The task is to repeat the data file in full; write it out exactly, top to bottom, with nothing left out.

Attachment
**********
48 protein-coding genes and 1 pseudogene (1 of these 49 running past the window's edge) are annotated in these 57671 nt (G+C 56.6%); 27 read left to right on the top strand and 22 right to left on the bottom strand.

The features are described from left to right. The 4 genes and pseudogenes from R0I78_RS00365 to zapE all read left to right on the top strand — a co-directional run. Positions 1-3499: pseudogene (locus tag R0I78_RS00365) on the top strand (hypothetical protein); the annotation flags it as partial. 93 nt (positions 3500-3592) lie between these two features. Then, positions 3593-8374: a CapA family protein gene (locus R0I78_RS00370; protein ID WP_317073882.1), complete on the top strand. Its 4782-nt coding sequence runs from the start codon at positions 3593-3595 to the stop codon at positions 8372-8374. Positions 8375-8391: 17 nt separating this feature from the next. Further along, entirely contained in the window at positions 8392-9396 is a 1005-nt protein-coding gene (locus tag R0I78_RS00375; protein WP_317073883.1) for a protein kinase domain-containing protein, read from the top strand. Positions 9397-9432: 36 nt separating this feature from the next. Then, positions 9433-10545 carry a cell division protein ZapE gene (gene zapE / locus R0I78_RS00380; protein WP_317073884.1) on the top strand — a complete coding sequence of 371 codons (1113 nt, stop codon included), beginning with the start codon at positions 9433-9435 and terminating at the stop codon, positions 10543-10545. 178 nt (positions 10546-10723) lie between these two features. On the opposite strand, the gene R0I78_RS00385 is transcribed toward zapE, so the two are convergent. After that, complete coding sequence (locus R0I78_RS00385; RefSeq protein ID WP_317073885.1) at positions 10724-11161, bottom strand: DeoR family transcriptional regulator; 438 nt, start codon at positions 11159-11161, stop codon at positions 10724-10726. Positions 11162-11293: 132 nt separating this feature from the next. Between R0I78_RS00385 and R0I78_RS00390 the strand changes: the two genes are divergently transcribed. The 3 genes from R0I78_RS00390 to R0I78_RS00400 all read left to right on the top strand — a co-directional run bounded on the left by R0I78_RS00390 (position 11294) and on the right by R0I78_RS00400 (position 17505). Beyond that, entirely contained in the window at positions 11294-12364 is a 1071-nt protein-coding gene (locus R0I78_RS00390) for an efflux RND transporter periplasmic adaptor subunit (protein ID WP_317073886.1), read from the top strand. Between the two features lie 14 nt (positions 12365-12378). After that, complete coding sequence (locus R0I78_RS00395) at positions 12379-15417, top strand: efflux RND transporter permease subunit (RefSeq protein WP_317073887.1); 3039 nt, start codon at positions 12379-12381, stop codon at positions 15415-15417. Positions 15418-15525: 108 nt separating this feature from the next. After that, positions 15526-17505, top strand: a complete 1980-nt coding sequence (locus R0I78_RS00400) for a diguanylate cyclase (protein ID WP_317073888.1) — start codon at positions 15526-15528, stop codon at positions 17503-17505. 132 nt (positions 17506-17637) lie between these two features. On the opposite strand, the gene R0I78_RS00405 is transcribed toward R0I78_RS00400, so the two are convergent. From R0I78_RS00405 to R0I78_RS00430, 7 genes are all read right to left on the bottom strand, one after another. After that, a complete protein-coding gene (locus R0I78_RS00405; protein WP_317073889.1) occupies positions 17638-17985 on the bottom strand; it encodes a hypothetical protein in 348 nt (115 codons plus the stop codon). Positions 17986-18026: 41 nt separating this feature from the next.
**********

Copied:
48 protein-coding genes and 1 pseudogene (1 of these 49 running past the window's edge) are annotated in these 57671 nt (G+C 56.6%); 27 read left to right on the top strand and 22 right to left on the bottom strand.

The features are described from left to right. The 4 genes and pseudogenes from R0I78_RS00365 to zapE all read left to right on the top strand — a co-directional run. Positions 1-3499: pseudogene (locus tag R0I78_RS00365) on the top strand (hypothetical protein); the annotation flags it as partial. 93 nt (positions 3500-3592) lie between these two features. Then, positions 3593-8374: a CapA family protein gene (locus R0I78_RS00370; protein ID WP_317073882.1), complete on the top strand. Its 4782-nt coding sequence runs from the start codon at positions 3593-3595 to the stop codon at positions 8372-8374. Positions 8375-8391: 17 nt separating this feature from the next. Further along, entirely contained in the window at positions 8392-9396 is a 1005-nt protein-coding gene (locus tag R0I78_RS00375; protein WP_317073883.1) for a protein kinase domain-containing protein, read from the top strand. Positions 9397-9432: 36 nt separating this feature from the next. Then, positions 9433-10545 carry a cell division protein ZapE gene (gene zapE / locus R0I78_RS00380; protein WP_317073884.1) on the top strand — a complete coding sequence of 371 codons (1113 nt, stop codon included), beginning with the start codon at positions 9433-9435 and terminating at the stop codon, positions 10543-10545. 178 nt (positions 10546-10723) lie between these two features. On the opposite strand, the gene R0I78_RS00385 is transcribed toward zapE, so the two are convergent. After that, complete coding sequence (locus R0I78_RS00385; RefSeq protein ID WP_317073885.1) at positions 10724-11161, bottom strand: DeoR family transcriptional regulator; 438 nt, start codon at positions 11159-11161, stop codon at positions 10724-10726. Positions 11162-11293: 132 nt separating this feature from the next. Between R0I78_RS00385 and R0I78_RS00390 the strand changes: the two genes are divergently transcribed. The 3 genes from R0I78_RS00390 to R0I78_RS00400 all read left to right on the top strand — a co-directional run bounded on the left by R0I78_RS00390 (position 11294) and on the right by R0I78_RS00400 (position 17505). Beyond that, entirely contained in the window at positions 11294-12364 is a 1071-nt protein-coding gene (locus R0I78_RS00390) for an efflux RND transporter periplasmic adaptor subunit (protein ID WP_317073886.1), read from the top strand. Between the two features lie 14 nt (positions 12365-12378). After that, complete coding sequence (locus R0I78_RS00395) at positions 12379-15417, top strand: efflux RND transporter permease subunit (RefSeq protein WP_317073887.1); 3039 nt, start codon at positions 12379-12381, stop codon at positions 15415-15417. Positions 15418-15525: 108 nt separating this feature from the next. After that, positions 15526-17505, top strand: a complete 1980-nt coding sequence (locus R0I78_RS00400) for a diguanylate cyclase (protein ID WP_317073888.1) — start codon at positions 15526-15528, stop codon at positions 17503-17505. 132 nt (positions 17506-17637) lie between these two features. On the opposite strand, the gene R0I78_RS00405 is transcribed toward R0I78_RS00400, so the two are convergent. From R0I78_RS00405 to R0I78_RS00430, 7 genes are all read right to left on the bottom strand, one after another. After that, a complete protein-coding gene (locus R0I78_RS00405; protein WP_317073889.1) occupies positions 17638-17985 on the bottom strand; it encodes a hypothetical protein in 348 nt (115 codons plus the stop codon). Positions 17986-18026: 41 nt separating this feature from the next.